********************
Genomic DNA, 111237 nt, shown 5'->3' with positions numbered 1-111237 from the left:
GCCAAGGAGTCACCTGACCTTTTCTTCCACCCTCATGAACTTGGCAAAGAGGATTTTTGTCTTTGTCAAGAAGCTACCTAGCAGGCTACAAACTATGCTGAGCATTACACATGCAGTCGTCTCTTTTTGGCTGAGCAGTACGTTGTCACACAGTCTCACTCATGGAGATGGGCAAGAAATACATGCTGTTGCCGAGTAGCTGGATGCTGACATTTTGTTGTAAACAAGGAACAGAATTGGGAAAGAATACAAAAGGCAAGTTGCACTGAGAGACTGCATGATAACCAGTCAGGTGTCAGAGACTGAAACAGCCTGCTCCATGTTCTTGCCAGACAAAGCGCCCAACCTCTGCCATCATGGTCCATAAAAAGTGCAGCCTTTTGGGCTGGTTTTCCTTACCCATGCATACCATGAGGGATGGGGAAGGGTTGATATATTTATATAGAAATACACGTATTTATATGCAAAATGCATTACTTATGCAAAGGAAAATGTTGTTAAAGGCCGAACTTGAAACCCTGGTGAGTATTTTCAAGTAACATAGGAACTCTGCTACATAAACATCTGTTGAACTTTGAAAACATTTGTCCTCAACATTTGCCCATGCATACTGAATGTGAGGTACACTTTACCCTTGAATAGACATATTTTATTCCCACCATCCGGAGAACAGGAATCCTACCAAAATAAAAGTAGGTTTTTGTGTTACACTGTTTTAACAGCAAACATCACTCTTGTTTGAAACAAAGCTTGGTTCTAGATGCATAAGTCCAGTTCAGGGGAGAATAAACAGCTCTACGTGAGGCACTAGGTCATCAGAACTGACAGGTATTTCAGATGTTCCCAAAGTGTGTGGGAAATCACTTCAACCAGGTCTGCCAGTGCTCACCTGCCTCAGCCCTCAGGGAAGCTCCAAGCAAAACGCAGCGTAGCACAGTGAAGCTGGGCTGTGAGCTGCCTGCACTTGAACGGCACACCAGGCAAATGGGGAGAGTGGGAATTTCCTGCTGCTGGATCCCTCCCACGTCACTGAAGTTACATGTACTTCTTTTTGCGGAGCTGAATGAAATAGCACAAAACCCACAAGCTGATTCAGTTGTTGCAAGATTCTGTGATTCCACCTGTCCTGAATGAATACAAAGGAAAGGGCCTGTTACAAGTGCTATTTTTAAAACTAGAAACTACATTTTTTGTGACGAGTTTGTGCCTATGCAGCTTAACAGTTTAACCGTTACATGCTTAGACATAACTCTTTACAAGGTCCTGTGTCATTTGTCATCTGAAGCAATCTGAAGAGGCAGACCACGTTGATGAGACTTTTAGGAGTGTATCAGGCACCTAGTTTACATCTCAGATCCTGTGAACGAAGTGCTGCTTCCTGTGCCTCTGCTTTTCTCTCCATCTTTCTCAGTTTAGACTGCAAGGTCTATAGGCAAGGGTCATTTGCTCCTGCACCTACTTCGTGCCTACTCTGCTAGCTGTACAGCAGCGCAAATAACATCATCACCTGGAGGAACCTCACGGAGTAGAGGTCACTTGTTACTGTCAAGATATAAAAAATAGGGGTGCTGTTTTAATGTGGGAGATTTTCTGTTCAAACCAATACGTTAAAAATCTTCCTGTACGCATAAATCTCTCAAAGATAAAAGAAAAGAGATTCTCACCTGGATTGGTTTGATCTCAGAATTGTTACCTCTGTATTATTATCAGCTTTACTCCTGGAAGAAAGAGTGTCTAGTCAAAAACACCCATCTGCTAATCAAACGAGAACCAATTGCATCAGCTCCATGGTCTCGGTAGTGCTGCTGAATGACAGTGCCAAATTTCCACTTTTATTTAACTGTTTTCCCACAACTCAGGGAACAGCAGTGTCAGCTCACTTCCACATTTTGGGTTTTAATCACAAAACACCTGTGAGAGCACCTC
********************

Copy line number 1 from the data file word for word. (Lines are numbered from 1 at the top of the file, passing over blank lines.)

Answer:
Genomic DNA, 111237 nt, shown 5'->3' with positions numbered 1-111237 from the left: